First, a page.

Dr. Paul Hughes has been re-appointed to the role.
Westmeath County Council's Decade of Centenaries programme continues in 2022 with the re-appointment of Dr. Paul Hughes as Historian in Residence for the period April to July 2022.
The residency, the first of two such appointments this year, is supported by the Department of Tourism, Culture, Arts, Sport, Media, and the Gaeltacht.
Paul, a native of Delvin who lives in Mullingar, holds a masters degree from Maynooth University, and a PhD in history from Queen's University, Belfast.
His PhD thesis dealt with the later career and activism of Laurence Ginnell (1852-1923), the maverick Irish nationalist MP and later TD. He is currently working on a biography of Ginnell.
Last year, Paul was appointed to the initial residency, and oversaw the production of two mini-documentaries pertaining to events in Westmeath during the height of the War of Independence, namely the arrest of Longford IRA commandant Seán Mac Eoin in Mullingar, and the burning of Moydrum Castle.
He also produced a video podcast series, and initiated and contributed to a Transatlantic conference to mark the centenary of Laurence Ginnell's Dáil mission in Buenos Aires.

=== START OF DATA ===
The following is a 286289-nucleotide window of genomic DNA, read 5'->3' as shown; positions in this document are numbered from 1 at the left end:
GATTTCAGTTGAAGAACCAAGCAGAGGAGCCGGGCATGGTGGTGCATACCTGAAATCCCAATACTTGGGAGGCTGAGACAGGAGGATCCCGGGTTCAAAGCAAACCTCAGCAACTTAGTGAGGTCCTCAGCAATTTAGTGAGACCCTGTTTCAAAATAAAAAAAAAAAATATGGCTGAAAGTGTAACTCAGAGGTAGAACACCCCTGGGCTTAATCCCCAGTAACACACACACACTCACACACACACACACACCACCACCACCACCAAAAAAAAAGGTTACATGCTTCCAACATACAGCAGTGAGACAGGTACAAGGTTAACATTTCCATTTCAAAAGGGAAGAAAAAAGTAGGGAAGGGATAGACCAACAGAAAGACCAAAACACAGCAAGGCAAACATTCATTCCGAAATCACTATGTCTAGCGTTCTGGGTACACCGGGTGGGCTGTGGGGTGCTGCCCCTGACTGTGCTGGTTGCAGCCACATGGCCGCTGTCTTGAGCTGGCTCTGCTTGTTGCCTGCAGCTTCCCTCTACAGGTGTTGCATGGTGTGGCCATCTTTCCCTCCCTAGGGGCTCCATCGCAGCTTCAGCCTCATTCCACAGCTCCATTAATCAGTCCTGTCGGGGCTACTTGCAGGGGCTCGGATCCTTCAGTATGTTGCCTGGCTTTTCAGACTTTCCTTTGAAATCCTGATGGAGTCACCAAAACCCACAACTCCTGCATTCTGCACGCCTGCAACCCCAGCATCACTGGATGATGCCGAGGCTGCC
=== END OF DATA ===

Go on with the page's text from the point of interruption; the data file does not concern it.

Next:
During the 2021 residency, Paul wrote a chapter for the recently-published Westmeath: history and society volume. Using new source material, he charted the military and community experiences of 1st Battalion, the East Yorkshire Regiment during their stay at Mullingar military barracks from 1919 to 1922.
"The focus of the residency is to reflect national policy on the Decade of Commemorations at a local level, and to accurately and creatively bring 1922 to life for people in Westmeath through a variety of media," says Paul.
"The first half of 1922 was dominated by debates over the Anglo-Irish Treaty, the departure of British forces from Ireland, barrack handovers, elections and, as all of this played out, the emergence of a rupture in Irish society which culminated in the outbreak of civil war.
"In April 1922, Westmeath was very much at the centre of the slide towards communal strife. There was the famous second, and contested, handover of the military barracks on April 18; this was followed by the murder of National Army officer George Adamson in Athlone on April 25, and two days later, the eruption of violence in Mullingar which led to the deaths of a pro-Treaty officer, Patrick Columb, and an anti-Treaty republican, Joe Leavy.
"The town of Mullingar in particular was a real hotspot of escalation on the road to civil war."
Another important milestone which will be looked at during the residency, apart from the outbreak of the civil war and its conventional phase, will be the 'pact' election in Longford-Westmeath (June 1922), which Paul studied as part of his PhD thesis.
Paul is looking forward to providing the people of Westmeath with more multimedia content in the coming months, and now that Covid-19 restrictions have eased, hopes to engage more with schools and community groups during the coming months.
He can be contacted at email@example.com, and invites people to follow the Westmeath Decade of Centenaries account on Twitter, @WestmeathDoC.